Former GOP Hill Staffer Thinks Cain Should Go

 Republican presidential candidate and former Godfather's Pizza CEO Herman Cain addresses the Defending the American Dream Summit on Nov. 4 in Washington, D.C. i i

Republican presidential candidate and former Godfather's Pizza CEO Herman Cain addresses the Defending the American Dream Summit on Nov. 4 in Washington, D.C. Chip Somodevilla/Getty Images hide caption

itoggle caption Chip Somodevilla/Getty Images
 Republican presidential candidate and former Godfather's Pizza CEO Herman Cain addresses the Defending the American Dream Summit on Nov. 4 in Washington, D.C.

Republican presidential candidate and former Godfather's Pizza CEO Herman Cain addresses the Defending the American Dream Summit on Nov. 4 in Washington, D.C.

Chip Somodevilla/Getty Images

Sophia Nelson is the author of Black Woman Redefined: Dispelling Myths and Discovering Fulfillment in the Age of Michelle Obama.

The Herman Cainwreck (not my word) just got worse. This afternoon Karen Kraushaar, one of the first women to accuse Cain of sexual harassment, made her name known. She joined Sharon Bialek, who held a press conference Monday detailing what she said were Cain's unwanted advances.

Cain and his campaign have now put out an email on just "who is Sharon Bialek?" In this missive, the team assails Ms. Bialek as having a "long and troubled history" both legally and financially.

Wow. Is this 1991, when I was a first-year law student watching the Thomas-Hill hearings, or 1992, when Bill Clinton and his team fought off the so-called bimbo eruptions?

As an African-American professional woman who was a very active and engaged moderate Republican for 20 years, this kind of response, both from the Cain campaign and from the GOP primary voters being polled, disgusts me.

I used to admire Herman Cain. When I was a congressional candidate in the 1990s I met him, and he always seemed such a gentleman.

But I am troubled that the Republican Party acts as if this a political attack, a "high-tech lynching" of a black conservative. In truth, there have been four women who came forward now. Four. And rumors say there might be a fifth, plus a young man who used to work with Cain at the National Restaurant Association who said he "saw Cain" engage in such behavior with women.

How can the GOP stand by and allow Cain to duck, dodge and now attack women who dare to out his behavior? These allegations are serious — Cain has been accused of harassing a woman who came to him for help with employment, reaching under her skirt, and pushing her head toward his lap.

And unlike Clinton (before he was elected), Cain is being accused of sexual harassment charges against women in his employ. The question on the table now is not whether Herman Cain is some guy who likes to cat around with young women. It is a much more serious one that requires the GOP primary voters to make a clear decision about their nominee. Clearly, Cain has done something inappropriate in his past. Anyone who continues to suggest this is made up, is some kind of "lynching" or is a media attack on Cain is in serious denial about what we lawyers call pattern and practice evidence.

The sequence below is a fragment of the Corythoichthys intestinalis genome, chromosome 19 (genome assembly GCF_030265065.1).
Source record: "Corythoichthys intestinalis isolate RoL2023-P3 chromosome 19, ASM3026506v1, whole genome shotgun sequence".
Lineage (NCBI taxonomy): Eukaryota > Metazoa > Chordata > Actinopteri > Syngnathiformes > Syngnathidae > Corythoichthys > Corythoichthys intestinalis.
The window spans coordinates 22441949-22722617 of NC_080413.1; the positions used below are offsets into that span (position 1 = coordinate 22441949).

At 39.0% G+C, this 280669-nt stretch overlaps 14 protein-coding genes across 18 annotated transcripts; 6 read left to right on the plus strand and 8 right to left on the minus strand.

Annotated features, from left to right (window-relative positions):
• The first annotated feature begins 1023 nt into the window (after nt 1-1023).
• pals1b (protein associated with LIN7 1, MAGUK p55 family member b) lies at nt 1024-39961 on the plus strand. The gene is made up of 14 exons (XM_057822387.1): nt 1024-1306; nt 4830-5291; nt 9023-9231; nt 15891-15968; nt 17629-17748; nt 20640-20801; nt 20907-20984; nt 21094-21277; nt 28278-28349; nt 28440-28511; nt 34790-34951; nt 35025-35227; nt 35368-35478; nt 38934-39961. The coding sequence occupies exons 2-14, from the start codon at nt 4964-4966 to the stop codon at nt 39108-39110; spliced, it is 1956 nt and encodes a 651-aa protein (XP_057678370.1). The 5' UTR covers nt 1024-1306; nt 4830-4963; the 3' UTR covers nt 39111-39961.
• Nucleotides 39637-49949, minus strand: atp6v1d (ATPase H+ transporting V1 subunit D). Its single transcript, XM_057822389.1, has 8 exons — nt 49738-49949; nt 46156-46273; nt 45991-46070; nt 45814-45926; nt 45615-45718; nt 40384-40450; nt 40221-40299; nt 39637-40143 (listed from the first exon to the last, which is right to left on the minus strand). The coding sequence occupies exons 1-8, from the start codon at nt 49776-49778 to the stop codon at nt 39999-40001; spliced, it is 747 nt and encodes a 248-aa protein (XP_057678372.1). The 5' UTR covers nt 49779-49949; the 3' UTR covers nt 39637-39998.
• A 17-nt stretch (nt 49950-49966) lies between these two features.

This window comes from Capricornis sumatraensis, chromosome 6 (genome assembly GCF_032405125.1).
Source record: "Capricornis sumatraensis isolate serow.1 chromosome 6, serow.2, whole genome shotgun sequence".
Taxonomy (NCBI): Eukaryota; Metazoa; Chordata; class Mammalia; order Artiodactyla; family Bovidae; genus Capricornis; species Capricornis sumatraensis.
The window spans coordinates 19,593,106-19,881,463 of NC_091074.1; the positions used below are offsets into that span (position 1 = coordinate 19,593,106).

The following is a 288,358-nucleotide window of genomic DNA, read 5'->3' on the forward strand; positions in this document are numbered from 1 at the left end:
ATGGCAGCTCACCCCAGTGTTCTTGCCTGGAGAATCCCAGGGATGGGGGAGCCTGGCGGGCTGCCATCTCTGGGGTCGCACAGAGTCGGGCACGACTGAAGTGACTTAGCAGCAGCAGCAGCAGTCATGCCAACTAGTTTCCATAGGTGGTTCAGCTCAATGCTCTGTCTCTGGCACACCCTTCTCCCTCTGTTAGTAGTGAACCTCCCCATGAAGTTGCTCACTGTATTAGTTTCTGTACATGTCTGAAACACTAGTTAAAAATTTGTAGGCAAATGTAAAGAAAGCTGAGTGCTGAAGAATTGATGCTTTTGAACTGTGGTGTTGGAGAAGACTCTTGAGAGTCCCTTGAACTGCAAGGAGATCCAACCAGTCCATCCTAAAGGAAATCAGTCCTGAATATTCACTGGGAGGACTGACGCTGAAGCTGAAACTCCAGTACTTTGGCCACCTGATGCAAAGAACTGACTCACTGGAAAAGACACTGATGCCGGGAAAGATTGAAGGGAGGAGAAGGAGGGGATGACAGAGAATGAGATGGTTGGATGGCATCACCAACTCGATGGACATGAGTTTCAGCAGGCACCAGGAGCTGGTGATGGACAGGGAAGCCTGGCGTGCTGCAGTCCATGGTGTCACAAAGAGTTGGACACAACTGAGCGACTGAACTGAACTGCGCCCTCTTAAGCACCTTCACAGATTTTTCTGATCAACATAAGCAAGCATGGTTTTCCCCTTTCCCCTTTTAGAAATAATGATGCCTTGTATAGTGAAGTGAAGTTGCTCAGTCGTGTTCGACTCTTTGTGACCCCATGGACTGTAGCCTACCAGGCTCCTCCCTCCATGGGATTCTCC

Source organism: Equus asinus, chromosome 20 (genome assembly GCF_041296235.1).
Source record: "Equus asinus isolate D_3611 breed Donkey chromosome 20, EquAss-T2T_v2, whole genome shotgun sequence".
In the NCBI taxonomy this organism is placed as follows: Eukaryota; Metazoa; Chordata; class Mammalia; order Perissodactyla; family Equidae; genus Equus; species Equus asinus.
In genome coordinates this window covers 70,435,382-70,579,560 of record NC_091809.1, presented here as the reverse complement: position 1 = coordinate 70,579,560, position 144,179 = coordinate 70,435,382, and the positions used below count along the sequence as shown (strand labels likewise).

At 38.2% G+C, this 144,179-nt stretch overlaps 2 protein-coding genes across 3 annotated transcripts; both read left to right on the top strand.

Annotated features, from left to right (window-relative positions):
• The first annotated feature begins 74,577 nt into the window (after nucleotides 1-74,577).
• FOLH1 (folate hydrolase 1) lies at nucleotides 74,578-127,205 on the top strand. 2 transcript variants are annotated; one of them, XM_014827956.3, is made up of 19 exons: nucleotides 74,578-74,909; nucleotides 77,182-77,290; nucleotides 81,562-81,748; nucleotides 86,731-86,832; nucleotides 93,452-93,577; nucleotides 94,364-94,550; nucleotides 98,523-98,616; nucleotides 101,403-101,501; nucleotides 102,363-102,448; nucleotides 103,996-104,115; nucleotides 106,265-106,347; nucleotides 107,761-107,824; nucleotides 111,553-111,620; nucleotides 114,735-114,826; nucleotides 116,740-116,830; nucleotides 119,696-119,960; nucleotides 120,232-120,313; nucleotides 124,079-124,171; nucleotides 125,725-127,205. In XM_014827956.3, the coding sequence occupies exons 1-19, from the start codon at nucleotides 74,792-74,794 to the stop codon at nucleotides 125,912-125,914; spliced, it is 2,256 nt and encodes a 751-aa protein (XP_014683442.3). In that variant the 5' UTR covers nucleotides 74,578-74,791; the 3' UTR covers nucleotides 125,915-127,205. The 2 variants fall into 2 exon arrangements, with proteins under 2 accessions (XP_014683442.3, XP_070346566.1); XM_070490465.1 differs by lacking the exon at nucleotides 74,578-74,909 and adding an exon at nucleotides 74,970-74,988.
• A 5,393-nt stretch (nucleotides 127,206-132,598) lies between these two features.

Sophia Nelson is a lawyer, columnist and political commentator. i i

Sophia Nelson is a lawyer, columnist and political commentator. Damon Douglas Moore hide caption

itoggle caption Damon Douglas Moore
Sophia Nelson is a lawyer, columnist and political commentator.

Sophia Nelson is a lawyer, columnist and political commentator.

Damon Douglas Moore

The bottom line is this: The Republican Party since the 1980s has claimed to be the "moral compass" of America. It has claimed to be the party of values, virtue and all things sacred when it comes to the family, sexual conduct and faith. If the GOP wants to keep that mantra with any credibility then it had better quickly ask Mr. Cain to step aside and embrace former Massachusetts Gov. Mitt Romney. Like him or not, Romney is a true family values man and has never been accused of any sexual peccadilloes or impropriety. The GOP must decide if it wants to seriously challenge President Obama in 2012 by putting up a serious candidate like Romney or Perry, or go with a damaged wild card like Cain.

If the Tea Party decides despite these disturbing allegations to push to nominate Cain, it can count on losing the election in 2012. Independent voters, women and moderates like me will never vote for a man who has not only been accused of illegal and immoral behavior but who handled allegations in an unorthodox and arrogant way. Mr. Cain should step aside. He is neither prepared nor morally acceptable to be president of the United States of America.

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